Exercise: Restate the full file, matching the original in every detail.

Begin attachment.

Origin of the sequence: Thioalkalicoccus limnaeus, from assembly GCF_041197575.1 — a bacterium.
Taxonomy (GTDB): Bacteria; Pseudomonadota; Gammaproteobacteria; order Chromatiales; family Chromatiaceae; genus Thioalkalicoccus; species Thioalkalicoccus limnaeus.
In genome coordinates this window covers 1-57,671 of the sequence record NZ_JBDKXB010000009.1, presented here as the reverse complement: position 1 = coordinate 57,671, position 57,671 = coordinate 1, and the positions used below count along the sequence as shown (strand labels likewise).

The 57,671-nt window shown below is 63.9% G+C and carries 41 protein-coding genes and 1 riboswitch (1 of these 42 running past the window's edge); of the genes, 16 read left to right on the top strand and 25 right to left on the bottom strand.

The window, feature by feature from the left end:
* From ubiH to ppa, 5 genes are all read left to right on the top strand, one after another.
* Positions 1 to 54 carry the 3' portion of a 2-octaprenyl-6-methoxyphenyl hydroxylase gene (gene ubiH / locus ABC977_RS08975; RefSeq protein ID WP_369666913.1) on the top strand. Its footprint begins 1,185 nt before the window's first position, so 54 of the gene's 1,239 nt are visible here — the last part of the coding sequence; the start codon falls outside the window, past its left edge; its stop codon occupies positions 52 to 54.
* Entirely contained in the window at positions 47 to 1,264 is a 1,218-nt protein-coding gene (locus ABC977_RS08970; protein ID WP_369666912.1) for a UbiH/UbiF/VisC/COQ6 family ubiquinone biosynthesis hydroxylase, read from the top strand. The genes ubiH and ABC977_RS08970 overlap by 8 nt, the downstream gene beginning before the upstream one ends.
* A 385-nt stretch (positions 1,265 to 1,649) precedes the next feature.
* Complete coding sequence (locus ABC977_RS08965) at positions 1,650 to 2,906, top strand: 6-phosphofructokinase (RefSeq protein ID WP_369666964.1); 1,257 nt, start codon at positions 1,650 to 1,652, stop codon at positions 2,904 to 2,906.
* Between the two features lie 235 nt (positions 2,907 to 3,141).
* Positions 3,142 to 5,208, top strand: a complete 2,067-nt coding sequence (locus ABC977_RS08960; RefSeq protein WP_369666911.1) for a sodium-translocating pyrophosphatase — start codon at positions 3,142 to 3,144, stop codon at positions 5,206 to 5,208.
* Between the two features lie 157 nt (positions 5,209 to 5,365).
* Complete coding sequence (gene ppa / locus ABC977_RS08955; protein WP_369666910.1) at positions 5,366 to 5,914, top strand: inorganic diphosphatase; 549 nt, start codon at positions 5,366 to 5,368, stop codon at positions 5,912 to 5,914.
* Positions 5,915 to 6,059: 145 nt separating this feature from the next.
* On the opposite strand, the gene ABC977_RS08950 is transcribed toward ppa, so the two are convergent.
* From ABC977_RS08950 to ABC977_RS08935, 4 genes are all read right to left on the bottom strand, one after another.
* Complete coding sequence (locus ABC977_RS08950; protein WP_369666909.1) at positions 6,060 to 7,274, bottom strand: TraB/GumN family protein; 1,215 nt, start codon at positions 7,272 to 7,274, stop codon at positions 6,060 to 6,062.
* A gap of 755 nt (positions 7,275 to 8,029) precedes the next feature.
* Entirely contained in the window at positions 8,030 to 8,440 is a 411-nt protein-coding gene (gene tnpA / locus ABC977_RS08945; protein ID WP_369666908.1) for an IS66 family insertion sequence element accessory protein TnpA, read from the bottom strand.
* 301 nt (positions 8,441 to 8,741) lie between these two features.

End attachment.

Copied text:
Origin of the sequence: Thioalkalicoccus limnaeus, from assembly GCF_041197575.1 — a bacterium.
Taxonomy (GTDB): Bacteria; Pseudomonadota; Gammaproteobacteria; order Chromatiales; family Chromatiaceae; genus Thioalkalicoccus; species Thioalkalicoccus limnaeus.
In genome coordinates this window covers 1-57,671 of the sequence record NZ_JBDKXB010000009.1, presented here as the reverse complement: position 1 = coordinate 57,671, position 57,671 = coordinate 1, and the positions used below count along the sequence as shown (strand labels likewise).

The 57,671-nt window shown below is 63.9% G+C and carries 41 protein-coding genes and 1 riboswitch (1 of these 42 running past the window's edge); of the genes, 16 read left to right on the top strand and 25 right to left on the bottom strand.

The window, feature by feature from the left end:
* From ubiH to ppa, 5 genes are all read left to right on the top strand, one after another.
* Positions 1 to 54 carry the 3' portion of a 2-octaprenyl-6-methoxyphenyl hydroxylase gene (gene ubiH / locus ABC977_RS08975; RefSeq protein ID WP_369666913.1) on the top strand. Its footprint begins 1,185 nt before the window's first position, so 54 of the gene's 1,239 nt are visible here — the last part of the coding sequence; the start codon falls outside the window, past its left edge; its stop codon occupies positions 52 to 54.
* Entirely contained in the window at positions 47 to 1,264 is a 1,218-nt protein-coding gene (locus ABC977_RS08970; protein ID WP_369666912.1) for a UbiH/UbiF/VisC/COQ6 family ubiquinone biosynthesis hydroxylase, read from the top strand. The genes ubiH and ABC977_RS08970 overlap by 8 nt, the downstream gene beginning before the upstream one ends.
* A 385-nt stretch (positions 1,265 to 1,649) precedes the next feature.
* Complete coding sequence (locus ABC977_RS08965) at positions 1,650 to 2,906, top strand: 6-phosphofructokinase (RefSeq protein ID WP_369666964.1); 1,257 nt, start codon at positions 1,650 to 1,652, stop codon at positions 2,904 to 2,906.
* Between the two features lie 235 nt (positions 2,907 to 3,141).
* Positions 3,142 to 5,208, top strand: a complete 2,067-nt coding sequence (locus ABC977_RS08960; RefSeq protein WP_369666911.1) for a sodium-translocating pyrophosphatase — start codon at positions 3,142 to 3,144, stop codon at positions 5,206 to 5,208.
* Between the two features lie 157 nt (positions 5,209 to 5,365).
* Complete coding sequence (gene ppa / locus ABC977_RS08955; protein WP_369666910.1) at positions 5,366 to 5,914, top strand: inorganic diphosphatase; 549 nt, start codon at positions 5,366 to 5,368, stop codon at positions 5,912 to 5,914.
* Positions 5,915 to 6,059: 145 nt separating this feature from the next.
* On the opposite strand, the gene ABC977_RS08950 is transcribed toward ppa, so the two are convergent.
* From ABC977_RS08950 to ABC977_RS08935, 4 genes are all read right to left on the bottom strand, one after another.
* Complete coding sequence (locus ABC977_RS08950; protein WP_369666909.1) at positions 6,060 to 7,274, bottom strand: TraB/GumN family protein; 1,215 nt, start codon at positions 7,272 to 7,274, stop codon at positions 6,060 to 6,062.
* A gap of 755 nt (positions 7,275 to 8,029) precedes the next feature.
* Entirely contained in the window at positions 8,030 to 8,440 is a 411-nt protein-coding gene (gene tnpA / locus ABC977_RS08945; protein ID WP_369666908.1) for an IS66 family insertion sequence element accessory protein TnpA, read from the bottom strand.
* 301 nt (positions 8,441 to 8,741) lie between these two features.